The aisles of a pharmacy are full of supplements and herbs claiming to lower blood pressure, but which ones really work? A pair of cardiologists combed the scientific literature for studies on effective ways to treat blood pressure and concluded, in a new paper, that there are good data that some of the nondrug remedies work, but there is scant evidence for others.
"There are certain patients who are very reluctant to start taking medication," said Dr. Kevin Woolf, a cardiologist at the University of Rochester Medical Center and one author of the new paper. "Many of them will ultimately need medication, but some of them, you may be able to control their hypertension with lifestyle modifications instead."
Among the top recommendations from physicians for patients trying to control high blood pressure, or hypertension, without drugs: exercise, a change in diet, and limiting alcohol intake. But over-the-counter supplements can also have their place in a treatment plan, the researchers said.
The analysis is published in the September issue of the Journal of Clinical Hypertension.
Lifestyle changes can make a difference
Diet changes, the researchers concluded, are the best nondrug way to treat high blood pressure.
"By far, the most studied and the most efficacious is the low-sodium DASH diet," Woolf said. The DASH (Dietary Approaches to Stop Hypertension) plan includes lowering sodium intake and eating whole grains, fruits, vegetables and low-fat dairy products.
The researchers looked at studies of nine dietary supplements, including garlic, calcium, vitamin D, fish oil and soy protein. The evidence was strongest, Woolf said, for the effectiveness of potassium and coenzyme Q10 supplements on lowering blood pressure.
Both need to be studied more, he said, but the data so far indicate that both work better than a placebo at reducing blood pressure. The other dietary supplements may do little to treat hypertension, but there's no harm in trying them, the researchers said.
"But the same can't be said for herbal supplements," Woolf said. "We really need to be careful with these because not only is there minimal evidence that they work to treat hypertension, but their safety hasn't been well-studied."
Among the herbal supplements the researchers looked at were hawthorne, mistletoe and forskolin, an Indian plant. None were shown to lower blood pressure, and they may even be harmful, the study said. Mistletoe, for example, is toxic at high concentrations.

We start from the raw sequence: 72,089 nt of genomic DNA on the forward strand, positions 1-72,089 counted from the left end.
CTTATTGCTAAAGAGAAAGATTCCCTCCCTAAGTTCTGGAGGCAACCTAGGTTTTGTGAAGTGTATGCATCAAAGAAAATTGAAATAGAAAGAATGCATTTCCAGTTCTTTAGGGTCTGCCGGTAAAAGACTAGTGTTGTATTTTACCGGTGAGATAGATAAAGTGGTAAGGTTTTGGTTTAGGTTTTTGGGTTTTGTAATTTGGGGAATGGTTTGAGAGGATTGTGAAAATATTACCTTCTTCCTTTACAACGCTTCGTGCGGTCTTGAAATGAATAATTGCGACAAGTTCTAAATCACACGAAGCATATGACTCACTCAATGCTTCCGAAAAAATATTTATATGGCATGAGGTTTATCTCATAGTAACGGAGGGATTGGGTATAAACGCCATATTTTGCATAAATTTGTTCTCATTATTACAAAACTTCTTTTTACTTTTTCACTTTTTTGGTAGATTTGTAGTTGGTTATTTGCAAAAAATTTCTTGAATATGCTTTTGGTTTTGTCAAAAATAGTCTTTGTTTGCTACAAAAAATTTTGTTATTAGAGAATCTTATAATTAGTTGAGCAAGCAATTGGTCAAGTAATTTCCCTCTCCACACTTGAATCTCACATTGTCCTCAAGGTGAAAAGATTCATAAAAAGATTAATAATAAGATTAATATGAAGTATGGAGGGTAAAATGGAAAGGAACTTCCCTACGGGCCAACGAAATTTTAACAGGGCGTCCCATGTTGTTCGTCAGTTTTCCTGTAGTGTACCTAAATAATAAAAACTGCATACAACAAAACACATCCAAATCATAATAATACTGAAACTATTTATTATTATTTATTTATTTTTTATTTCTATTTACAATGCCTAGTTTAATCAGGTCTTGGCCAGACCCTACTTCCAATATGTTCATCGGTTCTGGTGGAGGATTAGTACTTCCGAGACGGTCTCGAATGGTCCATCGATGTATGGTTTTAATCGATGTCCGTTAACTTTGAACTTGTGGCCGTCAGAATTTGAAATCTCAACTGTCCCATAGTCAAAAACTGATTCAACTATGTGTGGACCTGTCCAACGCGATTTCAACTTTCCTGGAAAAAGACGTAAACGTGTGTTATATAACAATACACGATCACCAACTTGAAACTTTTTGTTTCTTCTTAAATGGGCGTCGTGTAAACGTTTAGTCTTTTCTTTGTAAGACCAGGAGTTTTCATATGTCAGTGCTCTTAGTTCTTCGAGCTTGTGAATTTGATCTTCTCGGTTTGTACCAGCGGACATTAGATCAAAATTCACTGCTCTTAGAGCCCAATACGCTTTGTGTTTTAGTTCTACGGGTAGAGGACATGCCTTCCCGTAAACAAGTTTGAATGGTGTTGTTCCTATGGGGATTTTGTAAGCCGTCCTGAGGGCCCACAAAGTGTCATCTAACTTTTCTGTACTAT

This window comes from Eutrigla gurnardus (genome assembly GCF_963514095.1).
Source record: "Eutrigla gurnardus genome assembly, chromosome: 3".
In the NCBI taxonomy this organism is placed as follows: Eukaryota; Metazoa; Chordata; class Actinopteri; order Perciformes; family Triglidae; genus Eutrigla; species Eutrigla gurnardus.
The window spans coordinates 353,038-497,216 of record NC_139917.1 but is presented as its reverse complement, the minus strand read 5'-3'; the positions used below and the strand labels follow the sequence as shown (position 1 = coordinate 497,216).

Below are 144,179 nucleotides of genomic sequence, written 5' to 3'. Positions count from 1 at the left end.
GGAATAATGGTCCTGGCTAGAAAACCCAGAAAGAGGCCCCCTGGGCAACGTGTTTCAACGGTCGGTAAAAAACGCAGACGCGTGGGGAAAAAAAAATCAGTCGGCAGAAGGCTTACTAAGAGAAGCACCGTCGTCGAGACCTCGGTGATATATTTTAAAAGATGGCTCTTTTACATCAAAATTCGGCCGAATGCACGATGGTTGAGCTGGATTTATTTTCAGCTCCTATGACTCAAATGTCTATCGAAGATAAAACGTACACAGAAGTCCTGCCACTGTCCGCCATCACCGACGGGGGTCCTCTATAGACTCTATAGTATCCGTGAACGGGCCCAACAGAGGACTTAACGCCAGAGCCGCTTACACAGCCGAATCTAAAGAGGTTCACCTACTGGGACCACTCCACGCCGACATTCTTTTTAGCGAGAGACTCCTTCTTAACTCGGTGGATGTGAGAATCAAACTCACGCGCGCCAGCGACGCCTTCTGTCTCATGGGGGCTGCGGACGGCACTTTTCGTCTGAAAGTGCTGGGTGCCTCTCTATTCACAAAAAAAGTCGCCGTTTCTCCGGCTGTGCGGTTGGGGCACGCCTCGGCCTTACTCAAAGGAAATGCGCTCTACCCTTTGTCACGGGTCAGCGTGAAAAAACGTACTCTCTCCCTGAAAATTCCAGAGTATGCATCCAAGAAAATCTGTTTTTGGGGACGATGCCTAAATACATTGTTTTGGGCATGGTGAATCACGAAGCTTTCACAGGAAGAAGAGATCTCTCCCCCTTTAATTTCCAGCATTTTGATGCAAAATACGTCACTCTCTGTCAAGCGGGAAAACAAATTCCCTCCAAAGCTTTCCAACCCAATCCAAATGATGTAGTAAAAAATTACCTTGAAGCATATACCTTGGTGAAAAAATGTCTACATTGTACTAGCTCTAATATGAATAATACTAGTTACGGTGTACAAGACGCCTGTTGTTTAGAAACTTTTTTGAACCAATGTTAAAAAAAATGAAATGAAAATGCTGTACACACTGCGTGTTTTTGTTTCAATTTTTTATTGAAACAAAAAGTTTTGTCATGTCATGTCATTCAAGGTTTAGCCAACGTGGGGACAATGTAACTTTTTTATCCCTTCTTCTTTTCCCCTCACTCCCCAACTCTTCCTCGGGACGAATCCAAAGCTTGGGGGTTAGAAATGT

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And other pills found in your medicine cabinet, Woolf pointed out, can even worsen hypertension. St. Johns Wort, ephedra and licorice — all available over-the-counter — have been shown to increase blood pressure.
The team also looked at devices claiming to improve blood pressure. The Rheos device and Symplicity catheter are designed to stimulate nerves to lower blood pressure, and involve surgery to implant in the body. The RESPeRATE is designed to help patients slow their breathing using headphones and a respiration sensor, and the Zona Plus is a set of hand grips that a patient can squeeze.
The studies of all these devices, Woolf said, are ongoing. The Rheos and Symplicity are in clinical trials. The latter two devices can't hurt, but the mechanism they might help blood pressure by isn't understood.
"The take-home from all this," Woolf said, "is that there are some alternatives to standard drugs out there. But they definitely need to be used under the supervision of a physician.
The doctor's advice is always best
"Most of these lifestyle modifications are reasonably safe and can play a key role in the first step toward blood pressure control," said Dr. Ralph Sacco, chairman of neurology at the University of Miami Miller School of Medicine and former president of the American Heart Association. "But if you're trying to control blood pressure entirely without drugs, you probably have to combine multiple lifestyle modifications."
A patient, for example, could change their diet, increase their exercise and take potassium supplements all at once, Sacco said. But for the most severe cases of high blood pressure, only prescribed medication can get the numbers back down to a safe range.
But it's important, even for patients taking hypertension drugs, to be aware of these other ways to improve their health, Sacco said. "One can develop a complacency when you just take a pill every day," he said. "And start to think that you can eat whatever you want and not exercise."
The benefits of a healthy diet and exercise can make a difference even when someone is also on medication, he said.
Pass it on: Exercise, diet changes, and some supplements can lower blood pressure, but you should check with your physician first to see what might work best for you.